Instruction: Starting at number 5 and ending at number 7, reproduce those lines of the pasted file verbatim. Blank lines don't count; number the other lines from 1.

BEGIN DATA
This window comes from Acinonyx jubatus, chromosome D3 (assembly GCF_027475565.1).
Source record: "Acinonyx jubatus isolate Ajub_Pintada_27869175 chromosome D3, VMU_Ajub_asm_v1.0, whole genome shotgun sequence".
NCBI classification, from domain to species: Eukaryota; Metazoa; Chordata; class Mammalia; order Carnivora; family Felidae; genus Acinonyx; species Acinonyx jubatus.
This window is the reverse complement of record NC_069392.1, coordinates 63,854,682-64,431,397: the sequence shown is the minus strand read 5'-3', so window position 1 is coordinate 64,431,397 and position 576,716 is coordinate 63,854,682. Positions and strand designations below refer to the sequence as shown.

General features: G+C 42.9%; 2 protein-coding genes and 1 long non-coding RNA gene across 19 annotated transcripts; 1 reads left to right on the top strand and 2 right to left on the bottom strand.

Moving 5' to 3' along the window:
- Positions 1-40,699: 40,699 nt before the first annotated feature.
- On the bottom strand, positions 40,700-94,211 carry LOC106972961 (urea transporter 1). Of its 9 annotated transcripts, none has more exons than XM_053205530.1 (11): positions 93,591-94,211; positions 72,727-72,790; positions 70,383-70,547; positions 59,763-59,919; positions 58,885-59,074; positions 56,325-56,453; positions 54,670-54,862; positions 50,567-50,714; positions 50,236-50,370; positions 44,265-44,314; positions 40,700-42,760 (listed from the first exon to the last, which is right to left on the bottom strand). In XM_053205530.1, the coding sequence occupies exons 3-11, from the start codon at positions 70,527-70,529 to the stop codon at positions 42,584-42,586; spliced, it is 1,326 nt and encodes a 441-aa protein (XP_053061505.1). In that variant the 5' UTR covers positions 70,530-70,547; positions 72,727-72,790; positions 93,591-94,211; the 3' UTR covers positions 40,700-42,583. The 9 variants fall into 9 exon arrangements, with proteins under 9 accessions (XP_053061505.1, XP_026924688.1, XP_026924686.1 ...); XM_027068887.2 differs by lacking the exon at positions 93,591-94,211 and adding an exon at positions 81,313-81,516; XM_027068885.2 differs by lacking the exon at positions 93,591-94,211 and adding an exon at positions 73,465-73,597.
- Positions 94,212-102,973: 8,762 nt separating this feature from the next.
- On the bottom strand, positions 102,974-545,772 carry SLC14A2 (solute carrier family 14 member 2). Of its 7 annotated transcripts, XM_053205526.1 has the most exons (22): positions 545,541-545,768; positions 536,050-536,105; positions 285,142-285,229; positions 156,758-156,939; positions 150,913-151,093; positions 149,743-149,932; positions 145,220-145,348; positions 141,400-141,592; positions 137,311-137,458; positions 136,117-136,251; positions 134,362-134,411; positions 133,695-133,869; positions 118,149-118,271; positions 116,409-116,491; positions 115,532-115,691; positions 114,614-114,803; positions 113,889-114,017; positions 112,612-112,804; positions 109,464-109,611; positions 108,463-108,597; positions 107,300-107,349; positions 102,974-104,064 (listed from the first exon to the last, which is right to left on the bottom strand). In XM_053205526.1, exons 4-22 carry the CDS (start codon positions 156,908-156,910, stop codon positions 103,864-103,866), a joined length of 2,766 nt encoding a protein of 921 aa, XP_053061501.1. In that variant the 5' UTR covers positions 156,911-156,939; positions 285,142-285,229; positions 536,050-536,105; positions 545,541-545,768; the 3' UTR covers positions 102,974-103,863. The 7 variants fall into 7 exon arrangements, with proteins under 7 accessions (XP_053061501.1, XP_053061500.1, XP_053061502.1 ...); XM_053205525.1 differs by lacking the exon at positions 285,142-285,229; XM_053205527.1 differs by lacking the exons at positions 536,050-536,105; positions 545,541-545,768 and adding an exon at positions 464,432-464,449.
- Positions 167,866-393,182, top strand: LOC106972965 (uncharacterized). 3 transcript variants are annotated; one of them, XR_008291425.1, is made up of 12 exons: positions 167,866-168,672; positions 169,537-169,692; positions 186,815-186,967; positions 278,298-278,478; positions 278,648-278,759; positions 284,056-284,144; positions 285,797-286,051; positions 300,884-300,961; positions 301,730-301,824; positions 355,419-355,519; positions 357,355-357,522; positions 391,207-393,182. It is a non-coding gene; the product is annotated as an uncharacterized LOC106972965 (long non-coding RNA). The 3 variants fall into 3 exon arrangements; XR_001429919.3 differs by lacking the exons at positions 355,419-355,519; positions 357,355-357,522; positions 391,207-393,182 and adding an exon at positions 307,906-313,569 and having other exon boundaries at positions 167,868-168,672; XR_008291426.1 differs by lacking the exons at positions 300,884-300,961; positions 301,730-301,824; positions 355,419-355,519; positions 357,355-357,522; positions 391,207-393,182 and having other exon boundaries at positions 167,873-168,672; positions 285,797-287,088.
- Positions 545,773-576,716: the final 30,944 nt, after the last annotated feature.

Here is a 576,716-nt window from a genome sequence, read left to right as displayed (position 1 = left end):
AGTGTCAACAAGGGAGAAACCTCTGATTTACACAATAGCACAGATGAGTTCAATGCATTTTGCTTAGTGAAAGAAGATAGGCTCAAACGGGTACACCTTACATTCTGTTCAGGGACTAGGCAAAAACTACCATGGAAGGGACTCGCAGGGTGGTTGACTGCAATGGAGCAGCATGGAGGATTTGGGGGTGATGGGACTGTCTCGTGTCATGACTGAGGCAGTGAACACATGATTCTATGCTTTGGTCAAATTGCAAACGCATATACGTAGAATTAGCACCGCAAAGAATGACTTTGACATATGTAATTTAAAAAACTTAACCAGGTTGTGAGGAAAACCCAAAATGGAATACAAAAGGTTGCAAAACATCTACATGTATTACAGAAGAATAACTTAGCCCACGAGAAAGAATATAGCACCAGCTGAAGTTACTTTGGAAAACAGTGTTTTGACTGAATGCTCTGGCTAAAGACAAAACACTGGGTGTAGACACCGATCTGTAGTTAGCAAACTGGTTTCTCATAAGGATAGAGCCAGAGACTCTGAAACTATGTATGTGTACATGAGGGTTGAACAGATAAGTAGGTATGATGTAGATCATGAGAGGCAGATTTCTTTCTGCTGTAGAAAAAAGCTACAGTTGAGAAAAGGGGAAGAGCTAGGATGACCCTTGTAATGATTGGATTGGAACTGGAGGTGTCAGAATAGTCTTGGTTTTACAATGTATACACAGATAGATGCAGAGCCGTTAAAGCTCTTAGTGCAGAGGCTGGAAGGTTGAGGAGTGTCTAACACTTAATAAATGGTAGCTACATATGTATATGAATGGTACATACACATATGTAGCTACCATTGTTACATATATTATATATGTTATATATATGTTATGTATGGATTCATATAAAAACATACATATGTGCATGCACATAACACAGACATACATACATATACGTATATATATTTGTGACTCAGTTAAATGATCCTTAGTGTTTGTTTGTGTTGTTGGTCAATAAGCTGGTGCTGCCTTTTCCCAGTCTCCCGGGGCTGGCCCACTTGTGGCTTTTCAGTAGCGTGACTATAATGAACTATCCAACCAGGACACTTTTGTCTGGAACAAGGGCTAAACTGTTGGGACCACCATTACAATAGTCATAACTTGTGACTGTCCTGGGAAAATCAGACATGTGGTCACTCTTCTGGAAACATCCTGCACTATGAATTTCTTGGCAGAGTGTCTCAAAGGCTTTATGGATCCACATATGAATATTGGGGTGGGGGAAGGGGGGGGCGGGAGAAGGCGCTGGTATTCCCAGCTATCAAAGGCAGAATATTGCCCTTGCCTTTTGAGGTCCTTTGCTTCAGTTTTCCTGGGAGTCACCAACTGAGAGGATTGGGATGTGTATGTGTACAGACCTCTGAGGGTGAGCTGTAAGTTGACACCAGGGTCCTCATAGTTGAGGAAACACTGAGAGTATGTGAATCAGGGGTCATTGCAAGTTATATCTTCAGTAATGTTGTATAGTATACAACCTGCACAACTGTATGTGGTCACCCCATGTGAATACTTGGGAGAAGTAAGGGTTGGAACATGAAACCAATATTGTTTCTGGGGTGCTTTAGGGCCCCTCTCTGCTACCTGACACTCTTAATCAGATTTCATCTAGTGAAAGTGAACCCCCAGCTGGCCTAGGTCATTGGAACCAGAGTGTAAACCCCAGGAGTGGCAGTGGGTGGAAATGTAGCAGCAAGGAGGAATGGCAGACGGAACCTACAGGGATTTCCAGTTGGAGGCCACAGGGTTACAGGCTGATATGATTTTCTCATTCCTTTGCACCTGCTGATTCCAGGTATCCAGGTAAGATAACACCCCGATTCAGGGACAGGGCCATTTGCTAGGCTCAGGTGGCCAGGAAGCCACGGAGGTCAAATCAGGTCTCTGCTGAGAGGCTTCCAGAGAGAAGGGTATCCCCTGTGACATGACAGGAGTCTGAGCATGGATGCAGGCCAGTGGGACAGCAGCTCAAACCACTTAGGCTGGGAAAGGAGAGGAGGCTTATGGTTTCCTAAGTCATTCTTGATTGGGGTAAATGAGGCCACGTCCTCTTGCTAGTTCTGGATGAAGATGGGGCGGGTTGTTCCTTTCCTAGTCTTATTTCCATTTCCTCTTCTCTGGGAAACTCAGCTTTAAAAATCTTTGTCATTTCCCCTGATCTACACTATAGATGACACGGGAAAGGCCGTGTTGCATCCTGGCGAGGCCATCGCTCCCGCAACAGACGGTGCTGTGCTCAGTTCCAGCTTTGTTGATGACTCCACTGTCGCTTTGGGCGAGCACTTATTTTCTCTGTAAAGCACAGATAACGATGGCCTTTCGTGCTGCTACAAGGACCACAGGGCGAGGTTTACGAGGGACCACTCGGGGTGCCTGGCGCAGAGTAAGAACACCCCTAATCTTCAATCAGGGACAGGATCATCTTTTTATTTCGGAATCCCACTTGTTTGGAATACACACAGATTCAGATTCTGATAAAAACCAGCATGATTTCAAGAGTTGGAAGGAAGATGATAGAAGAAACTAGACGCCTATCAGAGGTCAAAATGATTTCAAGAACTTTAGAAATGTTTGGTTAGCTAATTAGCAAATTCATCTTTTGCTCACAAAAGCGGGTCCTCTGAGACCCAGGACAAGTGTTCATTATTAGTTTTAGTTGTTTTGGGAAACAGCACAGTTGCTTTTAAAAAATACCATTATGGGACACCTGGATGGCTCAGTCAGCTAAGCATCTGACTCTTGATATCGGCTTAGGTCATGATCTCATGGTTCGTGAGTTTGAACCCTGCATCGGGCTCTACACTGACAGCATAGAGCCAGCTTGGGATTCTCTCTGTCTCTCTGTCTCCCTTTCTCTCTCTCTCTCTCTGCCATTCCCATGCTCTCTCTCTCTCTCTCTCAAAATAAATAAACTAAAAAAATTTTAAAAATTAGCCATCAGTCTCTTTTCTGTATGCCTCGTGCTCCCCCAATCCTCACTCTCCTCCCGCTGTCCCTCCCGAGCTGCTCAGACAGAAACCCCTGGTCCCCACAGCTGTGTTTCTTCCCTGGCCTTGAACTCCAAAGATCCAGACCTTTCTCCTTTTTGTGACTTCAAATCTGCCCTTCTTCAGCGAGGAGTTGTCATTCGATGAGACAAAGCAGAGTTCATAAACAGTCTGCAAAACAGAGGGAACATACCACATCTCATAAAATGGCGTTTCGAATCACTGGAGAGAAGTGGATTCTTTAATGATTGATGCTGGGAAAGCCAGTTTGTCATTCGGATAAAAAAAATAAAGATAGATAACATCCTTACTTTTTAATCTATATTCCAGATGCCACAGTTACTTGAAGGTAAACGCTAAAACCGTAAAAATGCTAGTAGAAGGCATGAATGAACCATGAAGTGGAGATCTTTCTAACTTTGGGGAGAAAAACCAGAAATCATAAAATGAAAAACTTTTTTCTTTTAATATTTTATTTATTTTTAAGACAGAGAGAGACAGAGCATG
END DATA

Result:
General features: G+C 42.9%; 2 protein-coding genes and 1 long non-coding RNA gene across 19 annotated transcripts; 1 reads left to right on the top strand and 2 right to left on the bottom strand.

Moving 5' to 3' along the window:
- Positions 1-40,699: 40,699 nt before the first annotated feature.